I want to write a macro that will be called by the main macro or program that will then run a path described, at the value that is returned by #607/#505 until it reaches that final depth, and then returns these to the calling program/macro. Clear as mud?


    Thanks.

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    Quote Originally Posted by Zahnrad Kopf View Post
    Bit of a reach back, but have a situation that this applies to very well, and I am not understanding some of what you wrote. ( that is completely my own lacking ) Thus, this post in effort to learn. Somehow, I am not seeing the logic that compares and controls the depths each time.

    Basically, I have a total depth described as #607 ( a calculation was performed to achieve said depth, hence it's being a 6XX value ) and a total number of cutting depths desired to achieve that depth, described as #505. ( a user input value )

    I want to write a macro that will be called by the main macro or program that will then run a path described, at the value that is returned by #607/#505 until it reaches that final depth, and then returns these to the calling program/macro. Clear as mud?


    Thanks.
    Here is another version using Tony's profile. The advantage is that the DOC doesn't have to be evenly divisible into the Full Depth. The IF[#1 LT #3]TH #1=#3 Block will ensure that there is no over cutting in Z irrespective of the DOC used.

    #1 = 0.0 (Z START COORDINATE)
    #2 = -1.0 (Z DOC)
    #3 = -12.0 (Z FINAL DEPTH)
    G100 G56 T12 G43 H12 D12 X-85. Y50.0 Z0. S10000 M03 A0.B0.
    WHILE [#1 GT #3] DO1
    #1=#1+#2
    IF[#1 LT #3]TH #1=#3 (PREVENT OVER-CUTTING IN Z)
    G0 Z#1
    G1 G41 X-66. Y31.5 F3200 (START PROFILE)
    G1 X34.25 Y31.5
    G2 X34.25 Y-31.5 I0. J-31.5
    G1 X-66.Y-31.5
    G1 X-66. Y-16.5
    G1 X-41. Y-16.5
    G1 X-41. Y16.5
    G1 X-66. Y16.5
    G1 X-66. Y40.
    G1 G40 X-85. Y50. (END PROFILE MOVE OFF PART)
    END1
    G0 Z60. (CLEAR Z)

    If you wanted to have the profile in a Macro, the Z Start, Z DOC and Z Full Depth could be passed as arguments to the Macro. However, unless the Tool Path is one that you will use often, with varying Full Depth and DOC, or one where numerous tools will follow the same path, then there is little sense in creating it as a separate Macro Program.

    Regards,

    Bill

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    Thanks for weighing in Bill. I discovered your take on it late yesterday when you answered someone about a face milling routine.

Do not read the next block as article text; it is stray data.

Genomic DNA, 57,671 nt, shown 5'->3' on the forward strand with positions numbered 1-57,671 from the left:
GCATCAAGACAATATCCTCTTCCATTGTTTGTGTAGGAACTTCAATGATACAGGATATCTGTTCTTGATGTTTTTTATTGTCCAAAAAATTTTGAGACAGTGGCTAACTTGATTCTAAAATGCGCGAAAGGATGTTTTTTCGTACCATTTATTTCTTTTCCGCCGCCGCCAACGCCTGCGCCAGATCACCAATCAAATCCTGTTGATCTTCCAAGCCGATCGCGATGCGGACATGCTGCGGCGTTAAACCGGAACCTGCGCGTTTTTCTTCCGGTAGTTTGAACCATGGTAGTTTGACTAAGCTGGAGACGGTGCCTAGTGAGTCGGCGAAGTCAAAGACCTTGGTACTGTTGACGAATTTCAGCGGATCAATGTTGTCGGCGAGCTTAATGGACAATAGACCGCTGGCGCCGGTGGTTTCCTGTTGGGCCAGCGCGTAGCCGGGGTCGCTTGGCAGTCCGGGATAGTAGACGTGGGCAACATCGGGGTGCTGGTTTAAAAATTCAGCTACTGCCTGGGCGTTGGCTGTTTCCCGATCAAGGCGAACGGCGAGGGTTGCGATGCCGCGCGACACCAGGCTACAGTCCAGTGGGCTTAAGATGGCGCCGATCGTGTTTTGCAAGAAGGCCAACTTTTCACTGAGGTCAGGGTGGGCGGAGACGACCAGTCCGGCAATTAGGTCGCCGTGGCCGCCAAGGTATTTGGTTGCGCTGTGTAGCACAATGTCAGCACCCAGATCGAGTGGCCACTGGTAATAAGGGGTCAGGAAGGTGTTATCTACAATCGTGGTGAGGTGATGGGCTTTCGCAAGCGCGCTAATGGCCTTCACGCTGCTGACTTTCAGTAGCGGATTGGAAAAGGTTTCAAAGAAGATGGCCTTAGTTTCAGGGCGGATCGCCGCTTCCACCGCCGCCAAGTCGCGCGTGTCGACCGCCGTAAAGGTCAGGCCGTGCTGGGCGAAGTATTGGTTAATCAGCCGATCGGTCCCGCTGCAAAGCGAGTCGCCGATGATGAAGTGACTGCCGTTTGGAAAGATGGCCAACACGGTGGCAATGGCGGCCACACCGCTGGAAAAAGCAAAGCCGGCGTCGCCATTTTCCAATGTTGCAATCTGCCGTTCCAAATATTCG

This is always going to be for one, single tool. This particular one is for a keyway mill to open up a slot ( along X axis ), both in depths of cut, as well as vertically, up and down. My intent is to have the macro calculate the depths of cut only, and return those values to the calling program to be used in conjunction with the Y distances and Z heights. Both those, being variables themselves.

    Knowing that, would you still do this the same way?

    Thank you very much.

    EDIT - Or, would it be better to have this macro call those moves and their values FROM the calling program and iterate them here, in this macro? ( more like you have illustrated )

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    Quote Originally Posted by Zahnrad Kopf View Post
    Thanks for weighing in Bill. I discovered your take on it late yesterday when you answered someone about a face milling routine.

    This is always going to be for one, single tool. This particular one is for a keyway mill to open up a slot ( along X axis ), both in depths of cut, as well as vertically, up and down. My intent is to have the macro calculate the depths of cut only, and return those values to the calling program to be used in conjunction with the Y distances and Z heights. Both those, being variables themselves.

    Knowing that, would you still do this the same way?

    Thank you very much.

    EDIT - Or, would it be better to have this macro call those moves and their values FROM the calling program and iterate them here, in this macro? ( more like you have illustrated )
    Hello Zahnrad,
    I'm not sure what you mean by "up and down"; is this a Horizontal Mill and you're referring to the Y to widen the slot?

    You could use the same logic as shown in my example and nest a second WHILE/DO, also using the same logic, only the variables are for another axis.

    Regards,

    Bill